• Welcome to Overclockers Forums! Join us to reply in threads, receive reduced ads, and to customize your site experience!

Most Powerful PC Speakers?

Overclockers is supported by our readers. When you click a link to make a purchase, we may earn a commission. Learn More.

PhantomOSX2

Registered
Joined
May 7, 2003
Location
I had alot of cars...but I RECTUM!!!
1. I'm new and still learning about speaker systems, etc. so bare with me if I say something stupid. I was wondering though, what's the most powerful, RMS wise (I think that's the right thing to ask, lol), speaker system (preferably 5.1, must have sub) that could be used with a PC. It doesn't have to be made specifically for the PC but something that'll work with it. With a price range of $100 and down.

2. Also, I saw this on an eBay add and to me it doesn't seem true, though I don't know much about it. One ad states: "PMPO (peak music power output) achieves maximum sound level using amplify of your system. This is the case when you use the speakers system with TV or Audio components. For PC, MP3, CD Player etc. the system uses RMS power"

I thought a speaker system can only use it's PMPO for a few seconds before it's destroyed, blownout, etc. How does someone acheive PMPO anyway? Is that statement bs?

3. I have a Creative Inspire 5200 5.1 Speaker Sys right now, is there anything I could do to that to make it more powerful, better, etc?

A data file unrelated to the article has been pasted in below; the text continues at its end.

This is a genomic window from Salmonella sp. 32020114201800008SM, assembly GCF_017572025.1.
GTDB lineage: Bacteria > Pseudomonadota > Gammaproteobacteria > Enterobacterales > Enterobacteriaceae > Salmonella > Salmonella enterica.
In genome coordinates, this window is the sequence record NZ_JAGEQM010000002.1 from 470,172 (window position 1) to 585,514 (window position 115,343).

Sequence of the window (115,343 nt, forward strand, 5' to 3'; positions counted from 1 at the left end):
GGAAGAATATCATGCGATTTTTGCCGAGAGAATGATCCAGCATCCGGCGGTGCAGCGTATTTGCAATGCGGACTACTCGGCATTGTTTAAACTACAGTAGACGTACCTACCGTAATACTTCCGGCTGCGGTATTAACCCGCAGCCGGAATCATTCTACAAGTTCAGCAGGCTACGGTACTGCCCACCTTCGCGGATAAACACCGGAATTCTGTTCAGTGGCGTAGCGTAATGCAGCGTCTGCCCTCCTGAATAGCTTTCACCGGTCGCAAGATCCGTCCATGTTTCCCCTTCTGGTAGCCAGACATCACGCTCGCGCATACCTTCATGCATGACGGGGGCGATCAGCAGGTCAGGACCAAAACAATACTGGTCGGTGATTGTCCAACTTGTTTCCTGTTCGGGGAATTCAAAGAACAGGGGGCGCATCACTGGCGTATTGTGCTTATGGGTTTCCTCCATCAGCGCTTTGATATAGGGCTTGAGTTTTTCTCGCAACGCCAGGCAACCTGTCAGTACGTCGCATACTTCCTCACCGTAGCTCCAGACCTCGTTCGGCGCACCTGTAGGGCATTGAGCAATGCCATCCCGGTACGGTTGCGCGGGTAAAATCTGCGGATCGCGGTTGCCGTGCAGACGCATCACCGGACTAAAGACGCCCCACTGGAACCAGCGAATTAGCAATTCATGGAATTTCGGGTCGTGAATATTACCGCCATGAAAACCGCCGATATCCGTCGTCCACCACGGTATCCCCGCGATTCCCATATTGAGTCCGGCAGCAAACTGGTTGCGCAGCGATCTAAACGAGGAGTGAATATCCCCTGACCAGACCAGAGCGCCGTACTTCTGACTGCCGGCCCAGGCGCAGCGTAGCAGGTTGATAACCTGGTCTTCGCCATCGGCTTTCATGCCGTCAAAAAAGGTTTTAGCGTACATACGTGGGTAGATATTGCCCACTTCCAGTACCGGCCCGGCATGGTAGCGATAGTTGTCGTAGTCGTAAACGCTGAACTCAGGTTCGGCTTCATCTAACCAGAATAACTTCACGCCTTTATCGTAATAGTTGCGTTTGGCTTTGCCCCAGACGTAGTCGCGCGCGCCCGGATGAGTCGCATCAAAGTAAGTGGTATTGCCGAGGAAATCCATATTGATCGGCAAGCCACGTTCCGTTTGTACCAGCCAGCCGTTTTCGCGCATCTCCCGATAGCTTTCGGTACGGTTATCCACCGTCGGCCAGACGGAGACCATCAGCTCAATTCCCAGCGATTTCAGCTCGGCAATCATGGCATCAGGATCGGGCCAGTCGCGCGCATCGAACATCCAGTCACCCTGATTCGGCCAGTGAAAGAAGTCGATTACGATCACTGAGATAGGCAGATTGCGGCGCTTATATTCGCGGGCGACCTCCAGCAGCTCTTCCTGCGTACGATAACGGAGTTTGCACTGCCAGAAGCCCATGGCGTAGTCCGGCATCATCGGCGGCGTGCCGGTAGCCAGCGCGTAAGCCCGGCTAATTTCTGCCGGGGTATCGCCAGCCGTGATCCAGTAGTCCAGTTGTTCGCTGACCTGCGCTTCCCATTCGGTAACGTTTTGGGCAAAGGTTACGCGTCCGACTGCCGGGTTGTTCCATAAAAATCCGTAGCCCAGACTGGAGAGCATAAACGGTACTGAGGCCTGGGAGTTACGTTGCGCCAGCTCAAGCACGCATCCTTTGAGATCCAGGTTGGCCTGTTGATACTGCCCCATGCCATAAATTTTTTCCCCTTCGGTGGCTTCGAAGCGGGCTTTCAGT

Thanks, I'm slowly learning but it's worth it. :cool:
 
Last edited:

jman999

Member
Joined
Jul 14, 2002
Not sure what most powerful system, but the Logitech Z5300 5.1 speakers are a good choice. The're $140 on newegg, and you could probably find a pair on a ebay within price range.

PMPO is a worthless rating, as no speakers can maintain that wattage for than a split second. Also although RMS is a more accurate rating of power, RMS specs can also be overblown. If you're looking at the specs of a pair of speakers, try to find some reviews, that verify the specs.

I don't know for what you're using your speakers, but unless you're a serious gamer, or must have surround sound, go with a good pair of 2.1, like the Klispch Promedia or Logitech Z-2200.

You might want to try the Logitech Z-640, but I don't think they will give you the power you are looking for.

-Jonathan.

P.S: I'm not a speaker guru or an audiophile, so if I'm wrong about anything please go ahead and correct me.
 
Last edited:

Bios24

Member
Joined
May 29, 2004
Location
Kansas City, MO
First off, RMS is everything in terms of wattage, everything else is useless IMO. And for less than $100, your not going to be getting an awesome high wattage 5.1 system. Wattage isn't the only thing to worry about in a sound system. The Z-640's I've heard are a great bang-for-the-buck 5.1 system. They're popular, so you could probably demo them at a local best buy/circuit city in town.